A hospital group I don’t work for but am familiar with from working as a paramedic & transporting patients to has a novel way of putting a tourniquet on their bleeding ER:  they have a doctor working in triage.  Thus, patients get a medical evaluation by a licensed professional, and if they don’t meet ’emergency’ status (urgent but not emergent) they must pay their full copay.  Up front. Before being seen.  You know, they don’t have very many drug seekers at their emergency room doors any more.

Now on to the reason for the title of my post.  Above are some of the economic reasons, partially.  Below will be some of the moral reasons.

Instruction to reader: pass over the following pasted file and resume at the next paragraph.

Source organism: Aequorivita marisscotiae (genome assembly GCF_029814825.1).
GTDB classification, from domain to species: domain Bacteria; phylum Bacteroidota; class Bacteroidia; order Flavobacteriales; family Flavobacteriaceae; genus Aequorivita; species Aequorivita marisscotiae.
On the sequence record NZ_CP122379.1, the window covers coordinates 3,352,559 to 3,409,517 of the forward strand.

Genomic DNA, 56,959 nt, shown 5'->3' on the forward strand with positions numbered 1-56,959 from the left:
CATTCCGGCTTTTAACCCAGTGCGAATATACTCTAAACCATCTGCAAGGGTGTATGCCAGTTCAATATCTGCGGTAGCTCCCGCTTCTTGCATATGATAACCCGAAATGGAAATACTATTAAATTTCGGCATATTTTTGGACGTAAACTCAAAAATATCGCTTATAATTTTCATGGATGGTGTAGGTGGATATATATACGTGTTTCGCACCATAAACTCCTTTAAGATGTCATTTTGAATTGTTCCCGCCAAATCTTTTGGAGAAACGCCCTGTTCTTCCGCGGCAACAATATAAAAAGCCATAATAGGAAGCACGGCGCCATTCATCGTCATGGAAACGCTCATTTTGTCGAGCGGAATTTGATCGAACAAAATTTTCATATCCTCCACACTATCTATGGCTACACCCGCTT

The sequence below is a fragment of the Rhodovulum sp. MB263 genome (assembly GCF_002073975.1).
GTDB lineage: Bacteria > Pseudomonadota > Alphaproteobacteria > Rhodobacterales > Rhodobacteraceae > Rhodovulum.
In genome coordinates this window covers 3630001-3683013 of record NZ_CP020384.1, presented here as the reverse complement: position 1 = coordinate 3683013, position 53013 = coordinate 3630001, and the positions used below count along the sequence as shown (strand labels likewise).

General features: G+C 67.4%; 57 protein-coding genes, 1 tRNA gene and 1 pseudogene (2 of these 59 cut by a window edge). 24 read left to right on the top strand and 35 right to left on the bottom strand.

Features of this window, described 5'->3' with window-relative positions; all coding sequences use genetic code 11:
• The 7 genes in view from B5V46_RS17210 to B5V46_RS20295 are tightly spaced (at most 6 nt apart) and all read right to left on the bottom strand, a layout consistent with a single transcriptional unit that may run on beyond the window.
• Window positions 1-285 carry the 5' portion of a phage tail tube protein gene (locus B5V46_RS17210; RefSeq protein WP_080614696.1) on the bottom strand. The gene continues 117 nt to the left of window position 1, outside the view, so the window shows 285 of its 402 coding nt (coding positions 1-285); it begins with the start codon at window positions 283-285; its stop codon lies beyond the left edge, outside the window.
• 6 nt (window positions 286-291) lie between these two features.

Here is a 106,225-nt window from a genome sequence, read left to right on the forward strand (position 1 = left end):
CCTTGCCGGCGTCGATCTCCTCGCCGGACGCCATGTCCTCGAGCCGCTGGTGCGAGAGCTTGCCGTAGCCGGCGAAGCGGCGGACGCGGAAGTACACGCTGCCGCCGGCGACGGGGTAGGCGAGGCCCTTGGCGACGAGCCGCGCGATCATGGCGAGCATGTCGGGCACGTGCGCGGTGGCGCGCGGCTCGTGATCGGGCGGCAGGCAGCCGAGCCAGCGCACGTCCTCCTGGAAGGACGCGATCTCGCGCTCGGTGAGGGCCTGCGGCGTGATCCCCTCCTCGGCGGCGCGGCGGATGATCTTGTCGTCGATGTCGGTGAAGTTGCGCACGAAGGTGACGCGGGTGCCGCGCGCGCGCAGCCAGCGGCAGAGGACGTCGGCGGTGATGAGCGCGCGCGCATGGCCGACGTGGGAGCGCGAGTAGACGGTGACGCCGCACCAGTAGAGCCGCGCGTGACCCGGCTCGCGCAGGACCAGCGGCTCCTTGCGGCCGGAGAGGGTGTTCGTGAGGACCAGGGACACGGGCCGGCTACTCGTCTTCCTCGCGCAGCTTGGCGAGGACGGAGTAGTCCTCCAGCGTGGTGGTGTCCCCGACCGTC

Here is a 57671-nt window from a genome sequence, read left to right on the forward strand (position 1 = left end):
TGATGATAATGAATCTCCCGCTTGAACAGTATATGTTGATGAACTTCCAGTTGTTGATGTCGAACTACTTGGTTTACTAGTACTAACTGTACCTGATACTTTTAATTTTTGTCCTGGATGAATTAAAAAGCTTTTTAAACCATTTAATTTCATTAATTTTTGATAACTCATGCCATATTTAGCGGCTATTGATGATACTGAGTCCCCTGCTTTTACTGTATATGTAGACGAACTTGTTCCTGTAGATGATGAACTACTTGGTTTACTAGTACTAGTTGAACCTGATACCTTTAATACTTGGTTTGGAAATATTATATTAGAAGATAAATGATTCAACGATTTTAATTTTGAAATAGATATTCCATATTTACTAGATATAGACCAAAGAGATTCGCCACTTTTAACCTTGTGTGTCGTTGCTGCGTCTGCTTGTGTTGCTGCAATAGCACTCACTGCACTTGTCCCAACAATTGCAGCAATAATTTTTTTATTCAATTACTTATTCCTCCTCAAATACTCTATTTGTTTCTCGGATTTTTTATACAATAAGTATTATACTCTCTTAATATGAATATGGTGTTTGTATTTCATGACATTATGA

I am a paramedic in addition to being a nurse.  I have 15 years of experience in emergency medicine, in everything from extreme rural situations to urban, along with critical care flight experience.  So I think that I have the empirical experience to make some value judgements about how we ration healthcare in this country.

Why do we work trauma codes?  This is when someone is so gravely injured at the scene of an accident that they die.  These people sometimes have an electrical rhythm on the ECG monitor but they almost never live, even with the best care and best most dedicated surgeons.  I can think of only one in 15 years that lived, he was 22 and still had some brain damage; what saved him was being 6 blocks from a trauma center and only having bled out from being stabbed in a bad spot, not having serious injuries.